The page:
You’re probably already familiar with “The Crucible”. The play, written in 1953 by Arthur Miller, is his most frequently produced work worldwide and a commonly read text in high school literature classes. Even if you’re already familiar with the play, it’s definitely worth coming out to see the Stanford Theater & Performance Studies (TAPS) production, which provides some interesting fresh takes on the play. For those unfamiliar with the story, “The Crucible” is a dramatization of the 17th-century Salem Witch Trials; it also serves as an allegory for the House Un-American Activities Committee anti-communist investigations that were taking place at the time Miller wrote they play and under which he was questioned. Although the connections between the two events are clear, the story is easy to understand even without any context.
Set in the fictional town of Jericho, Kan., “Jericho” takes place shortly after a series of nuclear explosions devastate the country. Isolated from most of civilization, the people of Jericho deal with the fallout (both literal and metaphorical) of the bombs, as one disaster after another threatens their lives.
“America is not the greatest country in the world anymore,” proclaims news anchor Will McAvoy. So begins “The Newsroom,” the latest series from writer Aaron Sorkin, who took a hiatus from his usual TV series (“West Wing,” “Studio 60 on the Sunset Strip”) to pen films “The Social Network” and “Moneyball.”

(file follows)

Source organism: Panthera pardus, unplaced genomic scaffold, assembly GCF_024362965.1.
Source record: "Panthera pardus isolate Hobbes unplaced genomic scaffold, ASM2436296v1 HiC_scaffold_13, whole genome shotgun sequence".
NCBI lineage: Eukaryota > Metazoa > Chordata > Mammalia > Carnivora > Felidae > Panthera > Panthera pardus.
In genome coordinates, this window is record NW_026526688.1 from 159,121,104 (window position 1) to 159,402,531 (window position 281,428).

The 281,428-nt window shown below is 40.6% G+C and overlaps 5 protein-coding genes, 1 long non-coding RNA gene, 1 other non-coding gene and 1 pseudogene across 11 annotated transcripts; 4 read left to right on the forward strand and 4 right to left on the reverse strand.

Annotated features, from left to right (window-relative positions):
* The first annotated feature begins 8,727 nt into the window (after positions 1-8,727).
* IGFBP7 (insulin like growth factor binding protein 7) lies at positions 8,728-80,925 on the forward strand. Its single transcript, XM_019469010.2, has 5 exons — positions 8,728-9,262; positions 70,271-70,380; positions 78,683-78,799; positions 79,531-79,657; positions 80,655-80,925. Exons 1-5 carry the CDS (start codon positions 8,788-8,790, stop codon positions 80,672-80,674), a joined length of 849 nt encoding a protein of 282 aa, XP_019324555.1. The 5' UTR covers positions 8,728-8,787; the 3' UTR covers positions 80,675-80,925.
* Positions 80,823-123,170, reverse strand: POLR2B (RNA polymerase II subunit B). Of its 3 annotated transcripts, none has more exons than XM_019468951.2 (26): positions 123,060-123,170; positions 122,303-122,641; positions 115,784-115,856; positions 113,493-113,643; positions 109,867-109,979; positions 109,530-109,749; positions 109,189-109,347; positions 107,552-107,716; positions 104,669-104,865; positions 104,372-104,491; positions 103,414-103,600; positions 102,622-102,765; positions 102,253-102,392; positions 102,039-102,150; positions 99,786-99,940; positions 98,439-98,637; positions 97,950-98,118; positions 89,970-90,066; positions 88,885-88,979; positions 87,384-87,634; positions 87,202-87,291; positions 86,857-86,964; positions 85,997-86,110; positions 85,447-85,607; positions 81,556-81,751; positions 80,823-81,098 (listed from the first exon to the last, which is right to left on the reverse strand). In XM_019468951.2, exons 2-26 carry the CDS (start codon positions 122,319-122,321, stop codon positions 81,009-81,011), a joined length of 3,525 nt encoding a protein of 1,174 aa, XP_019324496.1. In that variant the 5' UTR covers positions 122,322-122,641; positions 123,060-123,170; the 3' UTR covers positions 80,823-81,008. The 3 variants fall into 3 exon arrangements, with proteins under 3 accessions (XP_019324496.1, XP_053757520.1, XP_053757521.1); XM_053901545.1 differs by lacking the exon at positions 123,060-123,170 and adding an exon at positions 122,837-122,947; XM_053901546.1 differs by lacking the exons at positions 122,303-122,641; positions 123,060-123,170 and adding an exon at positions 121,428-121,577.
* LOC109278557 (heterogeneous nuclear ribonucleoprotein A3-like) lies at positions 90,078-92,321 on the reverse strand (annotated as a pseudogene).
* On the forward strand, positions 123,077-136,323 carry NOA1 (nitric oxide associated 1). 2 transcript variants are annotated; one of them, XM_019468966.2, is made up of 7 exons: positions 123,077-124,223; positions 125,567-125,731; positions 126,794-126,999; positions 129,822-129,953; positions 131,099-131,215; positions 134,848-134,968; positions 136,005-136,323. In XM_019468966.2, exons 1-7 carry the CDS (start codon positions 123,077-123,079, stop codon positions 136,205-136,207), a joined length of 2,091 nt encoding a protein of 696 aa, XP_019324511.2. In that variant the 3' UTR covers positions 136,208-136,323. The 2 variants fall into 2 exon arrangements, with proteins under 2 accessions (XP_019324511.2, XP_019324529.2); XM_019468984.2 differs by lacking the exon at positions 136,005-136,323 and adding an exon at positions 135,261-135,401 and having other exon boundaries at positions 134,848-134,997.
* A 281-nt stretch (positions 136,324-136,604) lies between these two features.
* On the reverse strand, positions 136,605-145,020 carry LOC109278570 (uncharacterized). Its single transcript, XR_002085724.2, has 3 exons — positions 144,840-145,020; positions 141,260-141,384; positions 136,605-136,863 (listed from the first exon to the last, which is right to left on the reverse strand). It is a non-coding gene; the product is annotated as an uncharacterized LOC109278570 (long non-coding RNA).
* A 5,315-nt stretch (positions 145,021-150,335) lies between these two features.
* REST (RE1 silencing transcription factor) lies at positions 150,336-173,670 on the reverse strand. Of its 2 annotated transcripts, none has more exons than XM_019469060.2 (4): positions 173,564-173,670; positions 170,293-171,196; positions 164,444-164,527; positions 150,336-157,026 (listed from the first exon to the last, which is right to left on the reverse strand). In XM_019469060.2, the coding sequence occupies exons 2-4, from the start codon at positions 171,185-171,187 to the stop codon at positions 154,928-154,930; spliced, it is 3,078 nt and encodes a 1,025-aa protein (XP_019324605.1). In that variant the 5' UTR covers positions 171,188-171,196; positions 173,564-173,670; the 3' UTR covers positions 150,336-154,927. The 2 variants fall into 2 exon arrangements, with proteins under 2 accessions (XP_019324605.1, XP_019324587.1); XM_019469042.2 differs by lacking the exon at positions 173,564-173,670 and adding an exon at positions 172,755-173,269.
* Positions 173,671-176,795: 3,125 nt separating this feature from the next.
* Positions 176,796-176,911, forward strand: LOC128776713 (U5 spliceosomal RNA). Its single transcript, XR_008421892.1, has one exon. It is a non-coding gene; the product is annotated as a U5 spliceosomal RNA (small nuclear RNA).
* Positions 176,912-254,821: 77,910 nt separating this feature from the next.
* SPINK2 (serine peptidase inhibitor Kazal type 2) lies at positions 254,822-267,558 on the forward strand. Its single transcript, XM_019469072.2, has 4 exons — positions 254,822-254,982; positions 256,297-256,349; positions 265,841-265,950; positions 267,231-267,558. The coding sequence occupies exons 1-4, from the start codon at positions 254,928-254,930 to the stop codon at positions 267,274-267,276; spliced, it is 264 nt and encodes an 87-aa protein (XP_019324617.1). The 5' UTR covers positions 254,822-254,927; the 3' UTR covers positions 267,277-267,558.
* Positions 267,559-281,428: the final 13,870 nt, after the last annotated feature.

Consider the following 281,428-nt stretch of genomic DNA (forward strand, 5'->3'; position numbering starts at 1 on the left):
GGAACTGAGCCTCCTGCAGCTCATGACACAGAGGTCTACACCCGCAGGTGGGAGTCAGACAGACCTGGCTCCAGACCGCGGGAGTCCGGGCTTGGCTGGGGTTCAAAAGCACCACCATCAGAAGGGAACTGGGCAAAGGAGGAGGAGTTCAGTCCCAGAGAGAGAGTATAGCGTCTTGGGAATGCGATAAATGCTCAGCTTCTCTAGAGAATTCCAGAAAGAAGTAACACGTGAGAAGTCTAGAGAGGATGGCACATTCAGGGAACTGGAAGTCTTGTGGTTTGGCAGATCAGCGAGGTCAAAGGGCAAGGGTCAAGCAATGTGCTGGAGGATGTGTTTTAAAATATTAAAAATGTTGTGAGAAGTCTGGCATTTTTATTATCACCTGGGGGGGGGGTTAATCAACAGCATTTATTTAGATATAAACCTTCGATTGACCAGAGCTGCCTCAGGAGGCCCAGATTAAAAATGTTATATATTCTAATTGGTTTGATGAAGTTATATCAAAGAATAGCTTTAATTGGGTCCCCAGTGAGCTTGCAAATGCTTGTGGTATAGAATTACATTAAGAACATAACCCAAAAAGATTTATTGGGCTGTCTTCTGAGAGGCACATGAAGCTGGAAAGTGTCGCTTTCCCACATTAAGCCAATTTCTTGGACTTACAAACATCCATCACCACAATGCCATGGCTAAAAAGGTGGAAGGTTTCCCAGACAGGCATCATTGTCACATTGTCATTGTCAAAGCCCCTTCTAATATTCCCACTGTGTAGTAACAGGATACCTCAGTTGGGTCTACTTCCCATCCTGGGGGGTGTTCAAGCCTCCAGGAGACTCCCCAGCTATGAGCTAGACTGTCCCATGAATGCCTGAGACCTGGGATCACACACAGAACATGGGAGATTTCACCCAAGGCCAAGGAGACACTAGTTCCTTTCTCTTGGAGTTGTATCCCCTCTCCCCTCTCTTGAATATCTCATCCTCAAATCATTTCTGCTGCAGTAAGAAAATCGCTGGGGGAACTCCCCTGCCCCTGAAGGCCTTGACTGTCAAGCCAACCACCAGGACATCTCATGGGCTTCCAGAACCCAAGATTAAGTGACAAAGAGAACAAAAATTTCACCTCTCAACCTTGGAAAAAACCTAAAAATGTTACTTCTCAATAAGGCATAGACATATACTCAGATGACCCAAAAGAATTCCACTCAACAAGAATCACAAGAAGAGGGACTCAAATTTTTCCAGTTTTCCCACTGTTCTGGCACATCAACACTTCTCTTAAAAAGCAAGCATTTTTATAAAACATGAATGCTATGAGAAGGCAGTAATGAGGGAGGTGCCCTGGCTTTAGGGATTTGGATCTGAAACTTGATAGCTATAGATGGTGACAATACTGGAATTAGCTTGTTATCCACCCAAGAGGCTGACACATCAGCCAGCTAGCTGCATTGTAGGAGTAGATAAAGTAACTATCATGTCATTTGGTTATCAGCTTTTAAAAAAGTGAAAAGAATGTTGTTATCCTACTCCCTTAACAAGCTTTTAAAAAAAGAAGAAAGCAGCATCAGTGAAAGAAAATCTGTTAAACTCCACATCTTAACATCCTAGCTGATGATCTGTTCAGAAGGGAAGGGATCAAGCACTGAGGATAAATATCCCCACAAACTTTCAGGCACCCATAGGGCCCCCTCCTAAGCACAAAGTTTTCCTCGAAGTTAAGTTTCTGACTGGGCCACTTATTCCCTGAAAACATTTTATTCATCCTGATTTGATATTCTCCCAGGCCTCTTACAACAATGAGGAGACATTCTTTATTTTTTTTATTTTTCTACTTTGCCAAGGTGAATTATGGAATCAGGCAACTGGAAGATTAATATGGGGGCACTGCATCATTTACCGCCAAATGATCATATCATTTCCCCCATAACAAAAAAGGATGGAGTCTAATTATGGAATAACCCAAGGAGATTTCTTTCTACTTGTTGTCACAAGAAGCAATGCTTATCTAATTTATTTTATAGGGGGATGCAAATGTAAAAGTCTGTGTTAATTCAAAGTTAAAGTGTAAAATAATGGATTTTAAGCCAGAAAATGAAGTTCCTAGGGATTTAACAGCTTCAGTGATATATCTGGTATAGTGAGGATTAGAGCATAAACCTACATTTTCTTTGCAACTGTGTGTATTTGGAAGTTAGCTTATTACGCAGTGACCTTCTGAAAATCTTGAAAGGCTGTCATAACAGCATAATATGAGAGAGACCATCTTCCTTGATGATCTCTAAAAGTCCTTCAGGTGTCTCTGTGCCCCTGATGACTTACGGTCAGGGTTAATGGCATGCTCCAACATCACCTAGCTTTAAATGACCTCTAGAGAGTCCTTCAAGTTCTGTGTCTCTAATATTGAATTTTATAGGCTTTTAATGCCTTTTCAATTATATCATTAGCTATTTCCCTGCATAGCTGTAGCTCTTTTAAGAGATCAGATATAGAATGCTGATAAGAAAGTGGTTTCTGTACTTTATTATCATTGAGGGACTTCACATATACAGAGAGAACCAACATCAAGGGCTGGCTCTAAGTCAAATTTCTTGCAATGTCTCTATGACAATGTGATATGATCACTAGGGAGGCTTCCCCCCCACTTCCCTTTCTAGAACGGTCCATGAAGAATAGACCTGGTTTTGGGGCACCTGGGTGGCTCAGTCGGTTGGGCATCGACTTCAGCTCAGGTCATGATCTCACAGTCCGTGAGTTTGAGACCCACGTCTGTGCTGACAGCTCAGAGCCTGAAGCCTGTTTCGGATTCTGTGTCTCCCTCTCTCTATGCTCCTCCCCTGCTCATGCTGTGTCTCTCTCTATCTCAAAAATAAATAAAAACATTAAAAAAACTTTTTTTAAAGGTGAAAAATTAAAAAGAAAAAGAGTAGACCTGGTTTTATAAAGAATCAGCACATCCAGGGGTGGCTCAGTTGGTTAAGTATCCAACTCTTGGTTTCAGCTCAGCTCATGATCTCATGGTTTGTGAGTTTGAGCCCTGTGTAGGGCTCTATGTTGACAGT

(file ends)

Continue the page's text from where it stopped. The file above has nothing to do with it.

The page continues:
On Saturday, March 3, a lecture hall in the Geology corner, typically utilized for academic events, played host to a show far from the likes of an IHUM lecture. People filled the room to witness the end of quarter show of the Robber Barons, Stanford’s only sketch comedy group.
Anyone who has ever been in a relationship—or anyone ill-fated enough to have friends in relationships—knows first-hand how much a breakup can rock even the tightest-knit friend groups. Part true-facts, part satire and part courtroom drama, “The Ex-Trials” an original play written and produced by Savannah Kopp ‘14 and directed by Laura Petree ‘15, seeks to illustrate just that.
“Scorched” creeps up on you slowly, and before you know it, you find yourself simultaneously terrified, engrossed, impassioned and queasy. The play finds a jarring start in an elaborate set that doesn’t seem to belong in any particular place, where Simon (Babak Tafti) and Janine (Annie Purcell) make an uncomfortable visit to the notary Alphonse (David Strathairn, “Good Night and Good Luck”) to hear their mother’s will.
Very early in life, we started learning phrases like “Be positive” or “Look on the bright side.” But these isolated statements, in their Copperplate Gothic font underneath classroom pictures of foggy mountains, fast became trite. They are short and sweet, and they come out of emotional context, which makes them unpersuasive.